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4 Metros Show Lower Poverty Rates, Higher Incomes

Houston is one of four big metros where there was a notable drop in the poverty rate in 2014. (Photo by Eflon)

The national poverty rate and median income level both went unchanged in 2014, despite the economy posting better job growth than any year since Y2K. That’s one of the ominous takeaways from new figures released yesterday by the U.S. Census Bureau in its Current Population Survey (CPS). Those worrisome signs were then redoubled with the Bureau’s annual American Community Survey (ACS) numbers, released this morning. Essentially, the duo of data dumps portrays an economy recovering strongly from the Great Recession and yet leaving lower-income people behind.

Given the nation’s shrinking unemployment rate — which, in 2014, was lowered by more than a percentage point for the second consecutive year — several prognosticators predicted in advance of the Census numbers that there would be a modest decrease in the poverty rate. Instead, the new data point to nearly 47 million people, or, one in seven Americans, living below the poverty line last year. Change from 2013 is statistically insignificant, meaning there was flat “progress” for the fourth year in a row. The same is true of national median income, marking the third year in a row that’s occurred.

While the CPS is the Census Bureau’s official measure of national poverty and income, it’s worth noting that some of the results from the American Community Survey — considered the gold standard for state- and metro-level numbers, not national ones — differed considerably. The ACS showed a 2.7 percent increase in median incomes, compared to the year before ($53,657 in 2014; $52,250 in 2013) — which would be the second-best year-over-year increase since 2008, using ACS data. Those are unofficial numbers, of course, but the disparity between the data sets just goes to show how hard it is to accurately survey a phenomenon like poverty.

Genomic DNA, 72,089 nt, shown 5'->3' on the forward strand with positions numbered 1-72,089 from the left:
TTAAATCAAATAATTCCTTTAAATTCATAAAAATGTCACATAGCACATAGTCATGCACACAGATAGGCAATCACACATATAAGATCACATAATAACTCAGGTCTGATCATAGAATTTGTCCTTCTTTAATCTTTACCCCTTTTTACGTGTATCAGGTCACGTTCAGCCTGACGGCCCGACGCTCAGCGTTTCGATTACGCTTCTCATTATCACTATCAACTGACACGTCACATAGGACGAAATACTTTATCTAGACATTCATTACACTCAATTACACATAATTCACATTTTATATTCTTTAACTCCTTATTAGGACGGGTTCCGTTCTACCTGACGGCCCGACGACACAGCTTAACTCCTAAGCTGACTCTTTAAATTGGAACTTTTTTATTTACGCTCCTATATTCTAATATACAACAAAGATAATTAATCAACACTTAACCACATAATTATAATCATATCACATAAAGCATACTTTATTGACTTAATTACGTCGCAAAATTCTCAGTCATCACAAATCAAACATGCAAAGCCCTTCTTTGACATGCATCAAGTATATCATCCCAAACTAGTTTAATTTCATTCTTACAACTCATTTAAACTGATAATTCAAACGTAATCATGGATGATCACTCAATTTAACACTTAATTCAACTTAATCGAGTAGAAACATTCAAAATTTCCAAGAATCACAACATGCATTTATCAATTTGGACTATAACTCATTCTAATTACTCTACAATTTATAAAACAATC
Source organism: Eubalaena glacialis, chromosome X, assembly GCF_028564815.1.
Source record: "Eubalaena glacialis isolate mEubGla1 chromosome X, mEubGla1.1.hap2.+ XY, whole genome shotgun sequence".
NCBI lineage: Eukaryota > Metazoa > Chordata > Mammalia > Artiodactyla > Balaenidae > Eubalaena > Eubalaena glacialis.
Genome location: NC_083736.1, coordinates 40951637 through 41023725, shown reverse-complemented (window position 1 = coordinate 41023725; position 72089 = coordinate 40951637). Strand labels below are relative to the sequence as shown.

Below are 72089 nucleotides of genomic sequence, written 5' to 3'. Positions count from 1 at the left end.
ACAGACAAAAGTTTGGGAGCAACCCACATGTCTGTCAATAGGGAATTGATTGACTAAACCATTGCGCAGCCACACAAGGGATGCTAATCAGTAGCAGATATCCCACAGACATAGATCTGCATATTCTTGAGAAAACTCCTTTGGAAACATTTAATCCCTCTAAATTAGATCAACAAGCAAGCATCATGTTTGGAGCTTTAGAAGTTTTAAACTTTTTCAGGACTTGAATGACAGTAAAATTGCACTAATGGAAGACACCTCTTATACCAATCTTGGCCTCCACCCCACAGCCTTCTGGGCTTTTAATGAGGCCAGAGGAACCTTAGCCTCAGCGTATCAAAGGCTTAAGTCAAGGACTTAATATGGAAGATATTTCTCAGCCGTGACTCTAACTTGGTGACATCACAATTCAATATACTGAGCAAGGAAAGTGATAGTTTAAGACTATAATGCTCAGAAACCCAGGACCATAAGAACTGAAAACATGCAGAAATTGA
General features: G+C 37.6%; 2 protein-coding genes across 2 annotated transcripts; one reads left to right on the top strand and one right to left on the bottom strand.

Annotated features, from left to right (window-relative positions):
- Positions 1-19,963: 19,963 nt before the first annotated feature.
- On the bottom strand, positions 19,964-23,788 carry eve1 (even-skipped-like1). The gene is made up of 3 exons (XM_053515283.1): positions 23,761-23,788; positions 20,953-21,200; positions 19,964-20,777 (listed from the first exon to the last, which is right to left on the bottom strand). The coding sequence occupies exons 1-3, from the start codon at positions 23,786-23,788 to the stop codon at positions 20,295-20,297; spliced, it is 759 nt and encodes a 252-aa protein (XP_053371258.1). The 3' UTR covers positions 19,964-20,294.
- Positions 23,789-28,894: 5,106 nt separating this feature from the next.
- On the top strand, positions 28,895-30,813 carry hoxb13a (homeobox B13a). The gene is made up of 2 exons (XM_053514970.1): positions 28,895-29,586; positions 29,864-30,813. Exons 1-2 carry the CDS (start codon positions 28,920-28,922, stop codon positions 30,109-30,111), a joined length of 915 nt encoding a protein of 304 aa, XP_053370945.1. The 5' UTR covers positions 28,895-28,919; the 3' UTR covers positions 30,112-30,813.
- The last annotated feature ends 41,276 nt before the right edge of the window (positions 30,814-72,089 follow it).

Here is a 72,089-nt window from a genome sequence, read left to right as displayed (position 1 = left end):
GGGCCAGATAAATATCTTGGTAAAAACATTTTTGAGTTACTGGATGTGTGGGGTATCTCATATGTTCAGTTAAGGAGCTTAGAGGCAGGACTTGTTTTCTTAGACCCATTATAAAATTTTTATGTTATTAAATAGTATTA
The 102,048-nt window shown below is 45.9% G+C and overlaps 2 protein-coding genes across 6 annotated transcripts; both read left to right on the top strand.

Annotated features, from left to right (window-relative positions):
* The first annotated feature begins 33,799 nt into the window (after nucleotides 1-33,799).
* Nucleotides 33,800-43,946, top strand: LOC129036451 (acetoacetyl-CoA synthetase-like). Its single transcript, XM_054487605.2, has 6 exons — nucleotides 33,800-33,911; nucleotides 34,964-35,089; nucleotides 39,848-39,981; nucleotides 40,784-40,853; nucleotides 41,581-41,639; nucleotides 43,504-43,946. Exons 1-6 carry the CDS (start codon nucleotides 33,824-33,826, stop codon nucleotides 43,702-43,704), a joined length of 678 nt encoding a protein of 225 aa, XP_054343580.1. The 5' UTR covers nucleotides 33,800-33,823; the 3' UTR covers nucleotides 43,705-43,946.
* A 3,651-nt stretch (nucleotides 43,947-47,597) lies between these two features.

As for that city-level data, the ACS uses the Metropolitan Statistical Area (MSA) as the geographical boundaries by which to measure economic indicators of urban regions. Out of the 25 largest MSAs, there were only four that registered statistically significant improvements in both poverty and median income in 2014. They were the Denver, Houston, San Francisco and Seattle metros.

One hopeful sign in the ACS data was that none of the 25 largest MSAs had a statistically different poverty rate that registered an increase — meaning all went down or were flat. Washington, D.C., had the highest median household income ($91,193) and lowest poverty rate (8.7 percent) out of the 25 largest MSAs, although the city didn’t register a significant change in either metric last year.

There is also a revealing table in the CPS report on the income-to-poverty national ratio, which is a measurement of how close a family’s income is to the poverty line. (A family with an income-to-poverty ratio of 50 percent means they’d need to double their income to reach the federal poverty threshold.) Though none of the categories showed marked difference compared to 2013, the graphic is a telling indicator of the depth of poverty that remains in the country, despite the economic rebound over the last few years.

(From U.S. Census Bureau’s Current Population Survey)